I deleted all my tweets from the time I discovered Attic Abasement, but I remember the day vividly. Rachel Levy of R.L. Kelly had posted some glowing thing about the album, which was self-released in 2010, and she and I went back and forth about how excited I was that Mike Rheinheimer sings the word "dick" in both of the first two songs. His deep voice sounds so naturally sad, but much of what he says is funny just as it's dark.
"Australia," the lead track and easily one of the top 10 tracks of the 2010s 'DIY rock' era (we'll make the official list soon), is such a universally appealing beauty. I refer back to the second verse constantly in my mind: "How do I know that I'm alive? / I think I'll start a farm in Australia / Take walks just to sit around blocking moon beams, on a desert or on a beach / That's how I’ll know that I’m alive." Today we're premiering the long-deserved music video.
In a recent FADER interview about bands that influenced him, Sam Ray, of American Pleasure Club and Ricky Eat Acid, said: "[Attic Abasement are] one of those artists that found an audience that was not there when they first put their albums out… The sense of lyricism is there, the wittiness, the darkness, but in such a traditional pop songwriting context."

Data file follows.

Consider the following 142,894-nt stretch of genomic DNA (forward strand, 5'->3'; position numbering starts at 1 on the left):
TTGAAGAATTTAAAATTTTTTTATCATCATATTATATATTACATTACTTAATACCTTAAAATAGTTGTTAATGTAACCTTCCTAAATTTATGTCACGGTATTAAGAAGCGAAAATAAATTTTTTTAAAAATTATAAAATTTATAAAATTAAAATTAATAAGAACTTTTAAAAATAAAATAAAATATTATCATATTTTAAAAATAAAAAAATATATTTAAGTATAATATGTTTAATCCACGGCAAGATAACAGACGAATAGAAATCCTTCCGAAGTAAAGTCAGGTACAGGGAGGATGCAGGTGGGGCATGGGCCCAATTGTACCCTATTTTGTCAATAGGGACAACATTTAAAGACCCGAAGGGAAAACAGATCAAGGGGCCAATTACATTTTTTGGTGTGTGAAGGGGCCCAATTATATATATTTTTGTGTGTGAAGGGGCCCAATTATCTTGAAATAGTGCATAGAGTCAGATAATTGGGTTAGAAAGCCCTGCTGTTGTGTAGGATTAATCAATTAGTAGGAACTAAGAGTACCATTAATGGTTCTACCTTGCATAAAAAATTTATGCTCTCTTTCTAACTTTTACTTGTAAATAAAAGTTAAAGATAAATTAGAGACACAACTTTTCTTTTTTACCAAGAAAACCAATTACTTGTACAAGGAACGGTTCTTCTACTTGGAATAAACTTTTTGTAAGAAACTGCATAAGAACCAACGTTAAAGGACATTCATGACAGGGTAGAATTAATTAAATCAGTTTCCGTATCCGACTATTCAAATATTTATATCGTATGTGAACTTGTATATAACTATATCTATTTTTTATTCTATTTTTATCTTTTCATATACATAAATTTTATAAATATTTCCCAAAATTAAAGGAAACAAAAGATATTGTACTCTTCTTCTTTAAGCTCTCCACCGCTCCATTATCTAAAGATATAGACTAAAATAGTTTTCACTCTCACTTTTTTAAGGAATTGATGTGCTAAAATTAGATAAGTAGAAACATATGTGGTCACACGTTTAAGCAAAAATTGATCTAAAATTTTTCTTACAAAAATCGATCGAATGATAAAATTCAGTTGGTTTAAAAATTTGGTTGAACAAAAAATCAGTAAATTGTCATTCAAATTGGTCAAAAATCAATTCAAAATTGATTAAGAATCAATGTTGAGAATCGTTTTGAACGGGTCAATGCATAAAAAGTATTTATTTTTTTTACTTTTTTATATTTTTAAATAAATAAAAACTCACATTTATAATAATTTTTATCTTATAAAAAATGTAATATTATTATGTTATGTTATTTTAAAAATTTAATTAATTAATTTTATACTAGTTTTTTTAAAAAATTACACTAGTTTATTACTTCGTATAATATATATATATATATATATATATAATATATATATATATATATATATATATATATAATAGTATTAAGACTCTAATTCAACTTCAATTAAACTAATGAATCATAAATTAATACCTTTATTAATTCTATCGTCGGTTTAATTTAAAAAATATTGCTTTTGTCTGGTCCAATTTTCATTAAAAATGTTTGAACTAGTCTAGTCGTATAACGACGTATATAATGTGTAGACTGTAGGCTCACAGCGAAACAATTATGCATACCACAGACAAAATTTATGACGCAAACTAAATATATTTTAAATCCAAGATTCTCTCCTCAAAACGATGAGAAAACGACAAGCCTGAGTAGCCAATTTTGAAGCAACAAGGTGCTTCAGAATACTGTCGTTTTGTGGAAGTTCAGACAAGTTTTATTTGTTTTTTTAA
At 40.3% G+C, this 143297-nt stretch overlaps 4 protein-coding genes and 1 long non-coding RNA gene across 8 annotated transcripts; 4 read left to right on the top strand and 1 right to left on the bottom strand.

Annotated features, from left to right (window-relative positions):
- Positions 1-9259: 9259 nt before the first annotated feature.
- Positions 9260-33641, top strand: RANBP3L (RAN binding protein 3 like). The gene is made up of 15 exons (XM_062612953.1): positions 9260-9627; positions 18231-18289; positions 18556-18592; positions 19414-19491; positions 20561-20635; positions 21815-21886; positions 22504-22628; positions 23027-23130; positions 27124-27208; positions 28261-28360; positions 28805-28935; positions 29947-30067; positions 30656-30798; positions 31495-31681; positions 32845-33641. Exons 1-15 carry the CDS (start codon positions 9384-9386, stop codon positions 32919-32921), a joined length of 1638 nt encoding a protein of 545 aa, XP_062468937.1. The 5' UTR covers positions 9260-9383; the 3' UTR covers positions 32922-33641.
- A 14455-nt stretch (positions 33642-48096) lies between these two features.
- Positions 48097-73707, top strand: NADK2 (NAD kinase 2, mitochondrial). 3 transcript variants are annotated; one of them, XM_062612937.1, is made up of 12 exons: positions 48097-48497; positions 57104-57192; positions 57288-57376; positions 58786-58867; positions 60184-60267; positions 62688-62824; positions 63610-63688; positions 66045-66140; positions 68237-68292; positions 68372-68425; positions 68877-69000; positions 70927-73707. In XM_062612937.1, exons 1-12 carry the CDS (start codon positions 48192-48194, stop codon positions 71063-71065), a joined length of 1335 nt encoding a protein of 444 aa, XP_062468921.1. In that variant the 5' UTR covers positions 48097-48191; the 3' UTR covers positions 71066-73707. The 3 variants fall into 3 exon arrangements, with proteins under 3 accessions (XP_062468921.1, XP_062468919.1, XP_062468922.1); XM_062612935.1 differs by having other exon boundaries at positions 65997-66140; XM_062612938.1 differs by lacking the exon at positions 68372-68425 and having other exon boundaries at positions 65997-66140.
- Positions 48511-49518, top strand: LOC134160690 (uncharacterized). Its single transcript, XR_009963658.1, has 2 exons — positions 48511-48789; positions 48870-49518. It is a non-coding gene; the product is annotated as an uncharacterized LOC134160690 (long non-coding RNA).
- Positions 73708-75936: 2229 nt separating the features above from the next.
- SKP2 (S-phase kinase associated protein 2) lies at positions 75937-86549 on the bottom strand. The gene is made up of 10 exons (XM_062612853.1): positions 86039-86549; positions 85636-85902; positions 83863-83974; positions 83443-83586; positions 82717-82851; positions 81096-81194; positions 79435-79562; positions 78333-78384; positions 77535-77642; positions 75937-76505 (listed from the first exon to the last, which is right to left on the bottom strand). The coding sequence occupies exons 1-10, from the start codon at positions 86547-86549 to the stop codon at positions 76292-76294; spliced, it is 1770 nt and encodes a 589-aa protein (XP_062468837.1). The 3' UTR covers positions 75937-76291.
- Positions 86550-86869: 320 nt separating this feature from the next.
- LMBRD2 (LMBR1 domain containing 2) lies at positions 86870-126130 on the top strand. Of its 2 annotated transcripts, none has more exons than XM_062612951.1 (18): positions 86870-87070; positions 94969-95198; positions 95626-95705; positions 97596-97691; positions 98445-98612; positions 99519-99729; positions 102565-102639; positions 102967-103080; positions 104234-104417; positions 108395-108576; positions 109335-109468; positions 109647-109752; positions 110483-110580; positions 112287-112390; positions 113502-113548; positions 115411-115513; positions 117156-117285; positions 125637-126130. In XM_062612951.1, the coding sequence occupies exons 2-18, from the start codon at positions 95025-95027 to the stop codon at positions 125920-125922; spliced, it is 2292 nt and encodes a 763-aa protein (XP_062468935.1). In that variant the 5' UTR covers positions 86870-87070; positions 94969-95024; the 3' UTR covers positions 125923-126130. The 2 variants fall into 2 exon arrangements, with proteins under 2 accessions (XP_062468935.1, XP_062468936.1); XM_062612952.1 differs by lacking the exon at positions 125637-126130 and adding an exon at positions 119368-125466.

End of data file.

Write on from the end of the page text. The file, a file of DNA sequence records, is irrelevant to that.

What I mean is that Attic Abasement matters to certain people a lot.
Today, the increasingly iconic indie label Father/Daughter Records, did a great thing. They announced a limited-edition reissue, with 1,000 copies in red with bone splatter (a very fitting color description if there ever was one) and a new shirt designed by Joel Kirschenbaum, who did the "Australia" music video. Two bonus tracks that were previously only found on local Rochester compilations — "Get What You Wanted" and "Marijuana" — are included, too, and it all comes out April 6.
Pre-order now because owning Dancing Is Depressing, like Dancing Is Depressing, is a once-in-a-lifetime special thing.